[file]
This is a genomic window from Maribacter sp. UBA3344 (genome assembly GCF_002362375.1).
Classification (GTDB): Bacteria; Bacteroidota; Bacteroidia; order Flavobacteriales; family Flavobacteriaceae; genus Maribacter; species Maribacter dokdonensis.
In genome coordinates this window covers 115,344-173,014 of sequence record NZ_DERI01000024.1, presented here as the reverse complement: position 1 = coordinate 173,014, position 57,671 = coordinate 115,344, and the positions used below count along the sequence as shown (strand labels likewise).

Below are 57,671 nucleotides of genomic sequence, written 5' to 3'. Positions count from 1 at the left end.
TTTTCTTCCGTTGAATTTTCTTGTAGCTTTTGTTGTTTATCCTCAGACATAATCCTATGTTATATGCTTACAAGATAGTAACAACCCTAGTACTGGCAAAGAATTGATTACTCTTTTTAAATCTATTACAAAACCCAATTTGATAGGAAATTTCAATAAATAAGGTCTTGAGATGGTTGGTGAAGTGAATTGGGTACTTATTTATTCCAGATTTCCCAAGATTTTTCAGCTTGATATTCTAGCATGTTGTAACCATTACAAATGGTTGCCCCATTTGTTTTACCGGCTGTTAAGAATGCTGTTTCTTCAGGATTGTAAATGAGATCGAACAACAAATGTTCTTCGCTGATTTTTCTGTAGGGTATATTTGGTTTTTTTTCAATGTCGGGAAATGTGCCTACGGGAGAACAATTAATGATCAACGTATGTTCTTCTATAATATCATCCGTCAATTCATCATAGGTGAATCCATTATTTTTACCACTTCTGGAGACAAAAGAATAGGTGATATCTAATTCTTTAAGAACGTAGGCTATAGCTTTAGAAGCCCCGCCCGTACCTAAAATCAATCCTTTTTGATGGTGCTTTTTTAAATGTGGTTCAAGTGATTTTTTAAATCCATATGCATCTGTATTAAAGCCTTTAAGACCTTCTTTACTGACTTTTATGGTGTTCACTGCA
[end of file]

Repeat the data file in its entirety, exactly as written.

This is a genomic window from Maribacter sp. UBA3344 (genome assembly GCF_002362375.1).
Classification (GTDB): Bacteria; Bacteroidota; Bacteroidia; order Flavobacteriales; family Flavobacteriaceae; genus Maribacter; species Maribacter dokdonensis.
In genome coordinates this window covers 115,344-173,014 of sequence record NZ_DERI01000024.1, presented here as the reverse complement: position 1 = coordinate 173,014, position 57,671 = coordinate 115,344, and the positions used below count along the sequence as shown (strand labels likewise).

Below are 57,671 nucleotides of genomic sequence, written 5' to 3'. Positions count from 1 at the left end.
TTTTCTTCCGTTGAATTTTCTTGTAGCTTTTGTTGTTTATCCTCAGACATAATCCTATGTTATATGCTTACAAGATAGTAACAACCCTAGTACTGGCAAAGAATTGATTACTCTTTTTAAATCTATTACAAAACCCAATTTGATAGGAAATTTCAATAAATAAGGTCTTGAGATGGTTGGTGAAGTGAATTGGGTACTTATTTATTCCAGATTTCCCAAGATTTTTCAGCTTGATATTCTAGCATGTTGTAACCATTACAAATGGTTGCCCCATTTGTTTTACCGGCTGTTAAGAATGCTGTTTCTTCAGGATTGTAAATGAGATCGAACAACAAATGTTCTTCGCTGATTTTTCTGTAGGGTATATTTGGTTTTTTTTCAATGTCGGGAAATGTGCCTACGGGAGAACAATTAATGATCAACGTATGTTCTTCTATAATATCATCCGTCAATTCATCATAGGTGAATCCATTATTTTTACCACTTCTGGAGACAAAAGAATAGGTGATATCTAATTCTTTAAGAACGTAGGCTATAGCTTTAGAAGCCCCGCCCGTACCTAAAATCAATCCTTTTTGATGGTGCTTTTTTAAATGTGGTTCAAGTGATTTTTTAAATCCATATGCATCTGTATTAAAGCCTTTAAGACCTTCTTTACTGACTTTTATGGTGTTCACTGCA